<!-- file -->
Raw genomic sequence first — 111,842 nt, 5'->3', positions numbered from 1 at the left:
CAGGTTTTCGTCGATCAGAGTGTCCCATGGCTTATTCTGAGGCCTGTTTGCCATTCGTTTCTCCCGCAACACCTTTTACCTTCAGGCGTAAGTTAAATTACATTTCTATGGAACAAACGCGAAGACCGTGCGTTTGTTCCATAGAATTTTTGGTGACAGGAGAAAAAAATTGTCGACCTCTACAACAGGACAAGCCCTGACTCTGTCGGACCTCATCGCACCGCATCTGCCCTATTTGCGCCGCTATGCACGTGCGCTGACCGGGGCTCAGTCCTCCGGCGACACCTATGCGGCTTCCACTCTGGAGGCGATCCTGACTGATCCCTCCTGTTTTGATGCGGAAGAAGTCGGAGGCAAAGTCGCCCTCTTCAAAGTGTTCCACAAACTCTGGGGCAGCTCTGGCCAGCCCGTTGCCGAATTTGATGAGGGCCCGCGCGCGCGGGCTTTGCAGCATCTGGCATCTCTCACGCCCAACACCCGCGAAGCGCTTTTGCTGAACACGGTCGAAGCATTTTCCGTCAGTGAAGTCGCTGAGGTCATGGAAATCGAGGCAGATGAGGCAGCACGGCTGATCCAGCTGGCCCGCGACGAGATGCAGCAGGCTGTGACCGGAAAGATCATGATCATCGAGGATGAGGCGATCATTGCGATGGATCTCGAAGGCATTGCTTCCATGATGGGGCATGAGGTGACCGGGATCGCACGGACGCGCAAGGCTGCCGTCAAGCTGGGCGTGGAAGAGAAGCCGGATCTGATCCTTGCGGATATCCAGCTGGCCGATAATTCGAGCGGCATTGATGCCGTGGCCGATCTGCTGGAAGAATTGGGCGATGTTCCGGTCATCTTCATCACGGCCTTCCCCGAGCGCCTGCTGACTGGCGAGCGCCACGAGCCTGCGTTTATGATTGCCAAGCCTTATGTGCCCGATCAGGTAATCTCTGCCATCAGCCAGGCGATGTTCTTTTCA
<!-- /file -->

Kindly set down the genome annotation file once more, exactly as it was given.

Raw genomic sequence first — 111,842 nt, 5'->3', positions numbered from 1 at the left:
CAGGTTTTCGTCGATCAGAGTGTCCCATGGCTTATTCTGAGGCCTGTTTGCCATTCGTTTCTCCCGCAACACCTTTTACCTTCAGGCGTAAGTTAAATTACATTTCTATGGAACAAACGCGAAGACCGTGCGTTTGTTCCATAGAATTTTTGGTGACAGGAGAAAAAAATTGTCGACCTCTACAACAGGACAAGCCCTGACTCTGTCGGACCTCATCGCACCGCATCTGCCCTATTTGCGCCGCTATGCACGTGCGCTGACCGGGGCTCAGTCCTCCGGCGACACCTATGCGGCTTCCACTCTGGAGGCGATCCTGACTGATCCCTCCTGTTTTGATGCGGAAGAAGTCGGAGGCAAAGTCGCCCTCTTCAAAGTGTTCCACAAACTCTGGGGCAGCTCTGGCCAGCCCGTTGCCGAATTTGATGAGGGCCCGCGCGCGCGGGCTTTGCAGCATCTGGCATCTCTCACGCCCAACACCCGCGAAGCGCTTTTGCTGAACACGGTCGAAGCATTTTCCGTCAGTGAAGTCGCTGAGGTCATGGAAATCGAGGCAGATGAGGCAGCACGGCTGATCCAGCTGGCCCGCGACGAGATGCAGCAGGCTGTGACCGGAAAGATCATGATCATCGAGGATGAGGCGATCATTGCGATGGATCTCGAAGGCATTGCTTCCATGATGGGGCATGAGGTGACCGGGATCGCACGGACGCGCAAGGCTGCCGTCAAGCTGGGCGTGGAAGAGAAGCCGGATCTGATCCTTGCGGATATCCAGCTGGCCGATAATTCGAGCGGCATTGATGCCGTGGCCGATCTGCTGGAAGAATTGGGCGATGTTCCGGTCATCTTCATCACGGCCTTCCCCGAGCGCCTGCTGACTGGCGAGCGCCACGAGCCTGCGTTTATGATTGCCAAGCCTTATGTGCCCGATCAGGTAATCTCTGCCATCAGCCAGGCGATGTTCTTTTCA